One type of wavelet which exists, and which has continued to be of some interest to computational signal processing, is the Haar Wavelet. It’s thought to have a low-pass and a high-pass version complementing each other. This would be the low-pass Haar Wavelet:

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And this would be the high-pass version:

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These wavelets are intrinsically flawed, in that if they are applied to audio signals, they will produce poor frequency response each. But they do have as an important Mathematical property, that from its low-pass and its high-pass component, the original signal can be reconstructed fully.

Now, there is also something called a wavelet transform, but I seldom see it used.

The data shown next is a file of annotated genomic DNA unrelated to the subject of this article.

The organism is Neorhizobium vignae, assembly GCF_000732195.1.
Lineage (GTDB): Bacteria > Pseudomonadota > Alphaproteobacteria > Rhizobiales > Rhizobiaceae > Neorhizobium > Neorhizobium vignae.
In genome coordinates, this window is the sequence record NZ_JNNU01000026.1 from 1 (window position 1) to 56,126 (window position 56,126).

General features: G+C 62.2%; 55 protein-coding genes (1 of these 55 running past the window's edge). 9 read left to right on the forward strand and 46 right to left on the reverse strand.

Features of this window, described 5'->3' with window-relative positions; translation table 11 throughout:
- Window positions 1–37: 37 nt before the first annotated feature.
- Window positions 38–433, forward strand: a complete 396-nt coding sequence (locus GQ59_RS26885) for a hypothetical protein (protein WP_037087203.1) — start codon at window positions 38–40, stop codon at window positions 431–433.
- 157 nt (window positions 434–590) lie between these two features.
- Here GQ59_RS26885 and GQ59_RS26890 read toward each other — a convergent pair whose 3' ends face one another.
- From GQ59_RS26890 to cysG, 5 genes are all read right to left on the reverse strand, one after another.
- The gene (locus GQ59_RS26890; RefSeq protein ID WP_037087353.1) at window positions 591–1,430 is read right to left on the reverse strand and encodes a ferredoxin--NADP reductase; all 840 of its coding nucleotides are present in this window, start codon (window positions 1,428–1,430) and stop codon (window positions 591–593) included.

If we wanted to extend the Haar Wavelet to the 2D domain, then a first approach might be, to apply it twice, once, one-dimensionally, along each axis of an image. But in reality, this would give the following low-frequency component:

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And only, the following high-frequency component:

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This creates an issue with common sense, because in order to be able to reconstruct the original signal – in this case an image – we’d need to arrive at 4 reduced values, not 2, because the original signal had 4 distinct values.

And so closer inspection should reveal, that the wavelet reduction of images has *3* distinct high-frequency components: ( :1 )